So far so good.  We are now ready to save the byte array as a BLOB into the SQLite Products1 table.  To do this we need a SQLitePlus VariantCollection object, which is used to hold BLOB parameters.  We call the Add method, giving a null key since we don't care about ordering the collection in any way.  Now its not obvious, but what happens here is the byte array is converted to a COM SAFEARRAY by the COM InterOp runtime, which is exactly what we need to happen to insert or update a BLOB field.

Then we must determine if this is a new product or if it already exists in the database, so that we can build the appropriate SQL statement.  To do this, we attempt to retrieve just the ID column for the Product ID of interest.  We then check the Dataset to see if its empty (eof).  If it is, we build an INSERT statement.  If not, we build an UPDATE statement.

Notice here the ? in the SQL statements.  This is the parameter substitution mechanism for SQLite.  The BLOB data will be substituted deep within the SQLite engine as the Data column value.  SQLitePlus provides us the high-level objects that give us the ability to store and retrieve binary data.

And of course, the last thing to do is execute the SQL statement with the SqliteDb.Exec method.  We will note that the size of the byte array is 255 bytes.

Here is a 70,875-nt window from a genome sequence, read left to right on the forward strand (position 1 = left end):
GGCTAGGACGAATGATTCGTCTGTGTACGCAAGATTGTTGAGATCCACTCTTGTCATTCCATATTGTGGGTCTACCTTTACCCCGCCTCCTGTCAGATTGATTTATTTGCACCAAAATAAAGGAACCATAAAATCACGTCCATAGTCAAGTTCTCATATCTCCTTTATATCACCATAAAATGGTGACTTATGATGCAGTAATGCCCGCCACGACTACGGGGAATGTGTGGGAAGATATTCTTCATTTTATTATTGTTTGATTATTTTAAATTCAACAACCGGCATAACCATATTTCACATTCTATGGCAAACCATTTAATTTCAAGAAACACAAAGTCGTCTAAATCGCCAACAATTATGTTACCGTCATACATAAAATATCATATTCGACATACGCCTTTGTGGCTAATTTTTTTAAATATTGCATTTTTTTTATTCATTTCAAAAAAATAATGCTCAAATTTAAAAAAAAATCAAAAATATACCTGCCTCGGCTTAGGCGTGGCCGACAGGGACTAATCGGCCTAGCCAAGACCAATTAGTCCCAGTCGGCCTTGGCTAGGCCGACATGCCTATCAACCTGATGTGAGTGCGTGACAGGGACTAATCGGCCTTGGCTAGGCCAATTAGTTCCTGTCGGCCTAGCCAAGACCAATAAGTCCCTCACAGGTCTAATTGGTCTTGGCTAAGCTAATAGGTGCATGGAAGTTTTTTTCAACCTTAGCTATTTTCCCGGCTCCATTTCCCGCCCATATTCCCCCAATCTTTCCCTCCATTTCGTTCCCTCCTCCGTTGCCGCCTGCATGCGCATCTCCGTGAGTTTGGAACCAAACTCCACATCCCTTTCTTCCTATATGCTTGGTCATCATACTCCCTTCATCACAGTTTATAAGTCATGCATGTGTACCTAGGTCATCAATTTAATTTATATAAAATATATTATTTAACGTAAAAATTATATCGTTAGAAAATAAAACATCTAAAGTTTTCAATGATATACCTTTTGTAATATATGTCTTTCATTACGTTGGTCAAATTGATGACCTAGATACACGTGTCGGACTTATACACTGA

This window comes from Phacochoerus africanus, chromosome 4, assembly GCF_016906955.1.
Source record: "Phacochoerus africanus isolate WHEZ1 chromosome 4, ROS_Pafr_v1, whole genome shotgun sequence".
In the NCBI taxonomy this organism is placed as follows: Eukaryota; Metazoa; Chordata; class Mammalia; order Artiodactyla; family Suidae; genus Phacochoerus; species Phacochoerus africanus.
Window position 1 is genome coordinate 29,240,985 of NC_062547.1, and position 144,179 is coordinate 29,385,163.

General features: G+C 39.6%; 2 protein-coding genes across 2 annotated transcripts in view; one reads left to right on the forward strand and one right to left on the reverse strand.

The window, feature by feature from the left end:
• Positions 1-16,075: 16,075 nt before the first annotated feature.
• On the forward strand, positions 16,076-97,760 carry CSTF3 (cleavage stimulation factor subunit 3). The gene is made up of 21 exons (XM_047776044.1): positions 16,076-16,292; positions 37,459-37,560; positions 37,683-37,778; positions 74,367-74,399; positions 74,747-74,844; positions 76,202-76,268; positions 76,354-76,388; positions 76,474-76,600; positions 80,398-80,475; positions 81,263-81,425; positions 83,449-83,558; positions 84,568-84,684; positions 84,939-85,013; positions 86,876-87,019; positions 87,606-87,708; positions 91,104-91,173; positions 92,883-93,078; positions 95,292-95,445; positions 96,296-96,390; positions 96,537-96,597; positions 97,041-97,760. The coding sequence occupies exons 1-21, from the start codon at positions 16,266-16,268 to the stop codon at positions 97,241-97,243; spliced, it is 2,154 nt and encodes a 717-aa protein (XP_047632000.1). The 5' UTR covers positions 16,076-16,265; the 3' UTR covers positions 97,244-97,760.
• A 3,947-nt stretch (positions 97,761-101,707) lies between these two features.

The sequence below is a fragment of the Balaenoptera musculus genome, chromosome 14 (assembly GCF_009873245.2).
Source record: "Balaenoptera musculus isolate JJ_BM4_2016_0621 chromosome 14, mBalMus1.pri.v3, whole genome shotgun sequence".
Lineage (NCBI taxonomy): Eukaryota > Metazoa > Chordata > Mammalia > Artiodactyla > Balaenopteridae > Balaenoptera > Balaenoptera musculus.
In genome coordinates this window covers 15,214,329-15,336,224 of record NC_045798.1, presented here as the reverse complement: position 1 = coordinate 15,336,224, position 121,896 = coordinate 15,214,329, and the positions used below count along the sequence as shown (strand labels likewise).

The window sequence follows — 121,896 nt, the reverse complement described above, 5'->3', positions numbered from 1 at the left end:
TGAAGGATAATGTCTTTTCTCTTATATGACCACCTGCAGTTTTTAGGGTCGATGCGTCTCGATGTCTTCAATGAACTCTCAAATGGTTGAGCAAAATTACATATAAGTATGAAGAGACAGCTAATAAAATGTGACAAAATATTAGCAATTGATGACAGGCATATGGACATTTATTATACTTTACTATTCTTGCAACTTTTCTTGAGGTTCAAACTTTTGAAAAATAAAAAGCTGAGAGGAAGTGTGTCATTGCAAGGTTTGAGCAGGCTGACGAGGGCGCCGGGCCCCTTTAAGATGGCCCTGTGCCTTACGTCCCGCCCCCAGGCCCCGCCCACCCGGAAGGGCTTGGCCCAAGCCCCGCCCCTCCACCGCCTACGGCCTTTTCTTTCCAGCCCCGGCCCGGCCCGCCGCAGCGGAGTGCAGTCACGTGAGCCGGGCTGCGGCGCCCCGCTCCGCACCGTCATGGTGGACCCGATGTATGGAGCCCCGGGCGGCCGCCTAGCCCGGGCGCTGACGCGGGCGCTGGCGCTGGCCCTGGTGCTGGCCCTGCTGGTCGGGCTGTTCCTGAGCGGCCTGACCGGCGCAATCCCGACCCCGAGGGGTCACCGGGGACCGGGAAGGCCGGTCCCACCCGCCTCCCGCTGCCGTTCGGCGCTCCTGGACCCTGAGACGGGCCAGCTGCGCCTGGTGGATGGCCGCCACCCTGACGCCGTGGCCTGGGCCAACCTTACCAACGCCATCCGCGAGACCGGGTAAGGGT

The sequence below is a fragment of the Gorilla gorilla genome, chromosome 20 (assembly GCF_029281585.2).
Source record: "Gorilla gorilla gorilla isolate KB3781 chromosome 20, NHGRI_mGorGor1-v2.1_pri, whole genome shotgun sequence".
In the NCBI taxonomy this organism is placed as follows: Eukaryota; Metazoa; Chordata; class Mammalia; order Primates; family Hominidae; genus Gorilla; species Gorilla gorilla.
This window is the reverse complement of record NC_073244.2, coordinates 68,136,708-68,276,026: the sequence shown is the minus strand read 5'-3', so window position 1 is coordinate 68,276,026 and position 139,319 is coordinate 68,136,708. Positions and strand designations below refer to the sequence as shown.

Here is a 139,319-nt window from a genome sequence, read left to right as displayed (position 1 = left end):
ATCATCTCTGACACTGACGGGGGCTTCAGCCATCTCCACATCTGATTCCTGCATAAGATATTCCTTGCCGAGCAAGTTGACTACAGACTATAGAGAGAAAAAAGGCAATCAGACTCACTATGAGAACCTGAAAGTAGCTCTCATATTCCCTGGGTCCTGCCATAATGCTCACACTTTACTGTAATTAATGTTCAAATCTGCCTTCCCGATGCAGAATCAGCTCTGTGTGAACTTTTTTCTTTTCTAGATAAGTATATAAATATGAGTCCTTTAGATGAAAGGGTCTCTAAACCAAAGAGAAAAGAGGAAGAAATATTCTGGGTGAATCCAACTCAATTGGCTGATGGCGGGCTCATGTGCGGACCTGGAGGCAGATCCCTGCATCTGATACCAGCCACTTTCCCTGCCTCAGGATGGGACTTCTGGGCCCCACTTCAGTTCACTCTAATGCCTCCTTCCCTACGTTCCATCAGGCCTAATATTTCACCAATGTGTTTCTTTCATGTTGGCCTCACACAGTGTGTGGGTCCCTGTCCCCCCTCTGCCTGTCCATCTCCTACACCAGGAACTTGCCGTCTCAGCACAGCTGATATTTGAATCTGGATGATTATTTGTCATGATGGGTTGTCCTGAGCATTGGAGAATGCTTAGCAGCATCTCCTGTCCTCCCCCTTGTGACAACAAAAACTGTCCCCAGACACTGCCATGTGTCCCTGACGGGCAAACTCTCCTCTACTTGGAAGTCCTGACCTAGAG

OK.  We have successfully created a SQLite database and table, and serialized a .NET class object into a BLOB field.  Now lets look at how to recreate the same class object using .NET deserialization.

Deserialize Whole Objects using .NET Deserialization

Right, so now we want to re-create our class objects from the saved BLOB data.  Its going to be very easy, as we see in the code below.

private void lnkDeserializeWholeObject_LinkClicked( object sender, LinkLabelLinkClickedEventArgs e )
{
    String sErr;
    ErrorCodeEnum eErr;
    SQLITEPLUS35.Dataset ds;

    ds = mDB.Exec( "SELECT ID, Data FROM Products1 WHERE ID=" + PROD_ID_1, null, out eErr, out sErr );

    if(ds.eof)
    {
        MessageBox.Show( "Product not found!" );
        return;
    }

    object val = ds.Columns["Data"].Value;

    // check for NULL database value
    if(Convert.IsDBNull( val ))
        return;

    byte[] arData = (byte[]) val;

    using(MemoryStream stream = new MemoryStream())
    {
        stream.Write( arData, 0, arData.Length );
        stream.Seek( 0, SeekOrigin.Begin );

        BinaryFormatter formatter = new BinaryFormatter();
        mProduct1 = (Product) formatter.Deserialize( stream );
        // we could just assign PROD_ID_1, but I'm showing how to get column data
        // from a Dataset
        mProduct1.mnID = (int) ds.Columns[0].Value;
    }
}